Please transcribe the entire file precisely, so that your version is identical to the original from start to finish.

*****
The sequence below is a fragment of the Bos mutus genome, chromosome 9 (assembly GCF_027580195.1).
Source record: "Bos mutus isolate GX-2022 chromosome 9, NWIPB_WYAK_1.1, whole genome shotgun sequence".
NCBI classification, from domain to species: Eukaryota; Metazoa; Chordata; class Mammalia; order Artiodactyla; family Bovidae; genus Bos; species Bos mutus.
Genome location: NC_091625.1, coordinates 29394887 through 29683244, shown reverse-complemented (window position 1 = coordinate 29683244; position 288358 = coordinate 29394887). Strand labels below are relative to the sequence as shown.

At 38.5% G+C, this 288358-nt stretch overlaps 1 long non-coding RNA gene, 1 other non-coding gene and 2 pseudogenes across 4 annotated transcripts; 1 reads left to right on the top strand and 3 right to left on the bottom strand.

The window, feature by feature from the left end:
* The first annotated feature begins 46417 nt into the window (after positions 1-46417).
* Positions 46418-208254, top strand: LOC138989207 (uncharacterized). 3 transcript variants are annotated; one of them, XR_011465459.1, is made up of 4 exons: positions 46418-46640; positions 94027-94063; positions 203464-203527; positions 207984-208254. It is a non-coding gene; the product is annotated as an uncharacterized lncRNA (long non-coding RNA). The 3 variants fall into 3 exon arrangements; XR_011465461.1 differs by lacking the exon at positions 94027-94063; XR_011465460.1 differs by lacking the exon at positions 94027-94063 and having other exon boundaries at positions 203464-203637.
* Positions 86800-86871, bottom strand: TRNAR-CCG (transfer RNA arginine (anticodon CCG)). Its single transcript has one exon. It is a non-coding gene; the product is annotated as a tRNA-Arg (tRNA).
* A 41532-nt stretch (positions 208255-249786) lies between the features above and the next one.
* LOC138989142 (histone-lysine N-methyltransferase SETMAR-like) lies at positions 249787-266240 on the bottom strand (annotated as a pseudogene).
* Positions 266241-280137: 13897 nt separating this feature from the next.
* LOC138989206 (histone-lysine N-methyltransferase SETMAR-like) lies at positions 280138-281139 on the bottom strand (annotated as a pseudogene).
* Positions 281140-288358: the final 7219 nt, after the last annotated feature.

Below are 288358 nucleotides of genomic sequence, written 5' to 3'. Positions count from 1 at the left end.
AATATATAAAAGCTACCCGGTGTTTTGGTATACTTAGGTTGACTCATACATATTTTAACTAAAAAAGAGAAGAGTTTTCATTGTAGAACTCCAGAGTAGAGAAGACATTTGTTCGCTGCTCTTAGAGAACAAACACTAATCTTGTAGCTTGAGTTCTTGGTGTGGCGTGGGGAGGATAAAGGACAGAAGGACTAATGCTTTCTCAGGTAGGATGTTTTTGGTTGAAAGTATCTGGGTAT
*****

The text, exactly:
The sequence below is a fragment of the Bos mutus genome, chromosome 9 (assembly GCF_027580195.1).
Source record: "Bos mutus isolate GX-2022 chromosome 9, NWIPB_WYAK_1.1, whole genome shotgun sequence".
NCBI classification, from domain to species: Eukaryota; Metazoa; Chordata; class Mammalia; order Artiodactyla; family Bovidae; genus Bos; species Bos mutus.
Genome location: NC_091625.1, coordinates 29394887 through 29683244, shown reverse-complemented (window position 1 = coordinate 29683244; position 288358 = coordinate 29394887). Strand labels below are relative to the sequence as shown.

At 38.5% G+C, this 288358-nt stretch overlaps 1 long non-coding RNA gene, 1 other non-coding gene and 2 pseudogenes across 4 annotated transcripts; 1 reads left to right on the top strand and 3 right to left on the bottom strand.

The window, feature by feature from the left end:
* The first annotated feature begins 46417 nt into the window (after positions 1-46417).
* Positions 46418-208254, top strand: LOC138989207 (uncharacterized). 3 transcript variants are annotated; one of them, XR_011465459.1, is made up of 4 exons: positions 46418-46640; positions 94027-94063; positions 203464-203527; positions 207984-208254. It is a non-coding gene; the product is annotated as an uncharacterized lncRNA (long non-coding RNA). The 3 variants fall into 3 exon arrangements; XR_011465461.1 differs by lacking the exon at positions 94027-94063; XR_011465460.1 differs by lacking the exon at positions 94027-94063 and having other exon boundaries at positions 203464-203637.
* Positions 86800-86871, bottom strand: TRNAR-CCG (transfer RNA arginine (anticodon CCG)). Its single transcript has one exon. It is a non-coding gene; the product is annotated as a tRNA-Arg (tRNA).
* A 41532-nt stretch (positions 208255-249786) lies between the features above and the next one.
* LOC138989142 (histone-lysine N-methyltransferase SETMAR-like) lies at positions 249787-266240 on the bottom strand (annotated as a pseudogene).
* Positions 266241-280137: 13897 nt separating this feature from the next.
* LOC138989206 (histone-lysine N-methyltransferase SETMAR-like) lies at positions 280138-281139 on the bottom strand (annotated as a pseudogene).
* Positions 281140-288358: the final 7219 nt, after the last annotated feature.

Below are 288358 nucleotides of genomic sequence, written 5' to 3'. Positions count from 1 at the left end.
AATATATAAAAGCTACCCGGTGTTTTGGTATACTTAGGTTGACTCATACATATTTTAACTAAAAAAGAGAAGAGTTTTCATTGTAGAACTCCAGAGTAGAGAAGACATTTGTTCGCTGCTCTTAGAGAACAAACACTAATCTTGTAGCTTGAGTTCTTGGTGTGGCGTGGGGAGGATAAAGGACAGAAGGACTAATGCTTTCTCAGGTAGGATGTTTTTGGTTGAAAGTATCTGGGTAT